2.16: Happy are the peacemakers

Here we achieve the first of two effects. We started with four stages on the way to development (poverty of spirit, mourning, meekness, hunger). Then we stopped and meditated on the end goal: purity. Now, we move to the outworking of this achievement: peace and persecution. And, isn’t is strange that purity of heart could be productive of peace and persecution. This calls for explanation. But we begin with the sense in which the next logical step beyond purity would be the effect of peace. Peace is the opposite of war, strife and tension. Instead of friction we sense comradery, unity, calm. This is hardly imaginable in the social realm, but as with the prior analysis of blessedness stages I think these are in a sense regulative ideals. They are that which should be approached by the developing being.

What must it mean, in the deeper sense, to be a peacemaker? I am going to wax mystical. Peace can be thought of as a state of an individual or a relation between individuals. Any individual at peace is so either because its parts are in good relation or because it as a whole is in good relation with other wholes. Either way, peace is best captured as a negation: the absence of strife. But, where there is no strife there is either nothing, something that cannot be in strife (like a stone), or finally that which is potentially in strife but is not. This latter category of “no strife” must be the category we seek.

When we remember that he who reaches the end is the pure in heart we see how being at peace is a logical implication. Purity of silver requires the approach to homogeneity and a lack of non-silver. Purity of heart requires a similar identity and homogeneity but it is moral in nature. The heart which aims with one voice and one effort at a single good is that which cannot be in conflict with itself. Peace then starts in the individual. It is the work of the individual insofar as that individual is at unity with itself.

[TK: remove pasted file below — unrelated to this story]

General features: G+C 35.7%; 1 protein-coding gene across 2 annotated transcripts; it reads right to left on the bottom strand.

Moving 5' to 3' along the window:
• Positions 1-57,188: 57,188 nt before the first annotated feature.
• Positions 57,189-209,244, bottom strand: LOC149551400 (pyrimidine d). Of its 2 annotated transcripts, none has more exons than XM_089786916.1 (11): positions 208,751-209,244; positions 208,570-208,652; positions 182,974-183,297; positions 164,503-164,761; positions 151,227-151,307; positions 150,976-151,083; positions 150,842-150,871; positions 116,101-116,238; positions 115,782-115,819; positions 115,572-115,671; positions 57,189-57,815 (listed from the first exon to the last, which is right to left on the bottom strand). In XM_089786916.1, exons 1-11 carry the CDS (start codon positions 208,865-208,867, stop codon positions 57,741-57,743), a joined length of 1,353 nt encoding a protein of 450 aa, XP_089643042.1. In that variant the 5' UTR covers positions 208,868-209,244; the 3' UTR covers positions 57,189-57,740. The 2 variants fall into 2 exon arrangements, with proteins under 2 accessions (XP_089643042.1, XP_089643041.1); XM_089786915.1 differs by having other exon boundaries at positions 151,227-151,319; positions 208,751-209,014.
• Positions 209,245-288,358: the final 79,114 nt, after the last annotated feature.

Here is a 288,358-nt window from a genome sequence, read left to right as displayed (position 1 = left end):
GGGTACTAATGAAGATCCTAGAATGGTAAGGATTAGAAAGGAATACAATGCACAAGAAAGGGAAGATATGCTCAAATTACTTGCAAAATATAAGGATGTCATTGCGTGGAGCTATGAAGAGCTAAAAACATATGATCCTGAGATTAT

But we must go further. Unity with self is only possible as one approaches that which makes a rational animal what it is in its essence. And that which a rational animal is in its essence is undeniably that which fits voluntarily with deepest reality. Aristotle called this contemplation. Epictetus said to “will that things will happen as the will”. Buddha calls is ceasing craving and grasping or letting go. Jesus tells his followers to pray “thy (the controller of deep reality) will be done”. In each case what is emphasized is unity with deep reality. The Stoic Epictetus hammered at this in his recommendations: you have a task that is discoverable by your investigation into your role as a part in a whole. It is the discovery of the task which both integrates the individual with the rest of reality and creates tranquility in the individual itself.

Before you are tempted to hippie pacifism, please remember that Aristotle was the tutor of Alexander the Great, Stoicism became the philosophy popular among soldiers and emperors, Socrates was a soldier, and the Buddha was at one time the captain of a boat named Great Compassionate where he killed a killer. It is complicated. We could note also that Jesus saw great faith in some of the soldiers he encountered and had no strong words against their profession. Down here hard measures will always be needed against aggressors. And this is tragic. But pursuing unity with deep reality is not to be equated with a simplistic picture of peacefulness.

In the end peace is identical with good which is identical to purity. As we approach one we approach the others. The peace that Jesus speaks of is not to be equated with earthly peace any more than the mourning he speaks of is to be equated with earthly mourning or the hungering after righteousness with hungering after food. He uses earthly representation to express to earthly animals (potentially rational) the way to deep reality (blessedness).

I do not severe the tie completely. That there is more peace in the home of the pure of heart than on the impure of heart on average I do not doubt for a minute. I only wish to resist earthly peace being a necessary sign of the peacefulness that Jesus speaks of. That earthly peace will often be an effect of the peacefulness Jesus speaks of is certain. But we should not aim at earthly peace. We should aim at purity of heart. Since the cause is greater than the effect, and I am taking the final two blessed categories as signs of the achievement of purity, we should stay focused on the cause. Purity of heart.

Published by Purilib

Anonymously interested in grasping the good life.

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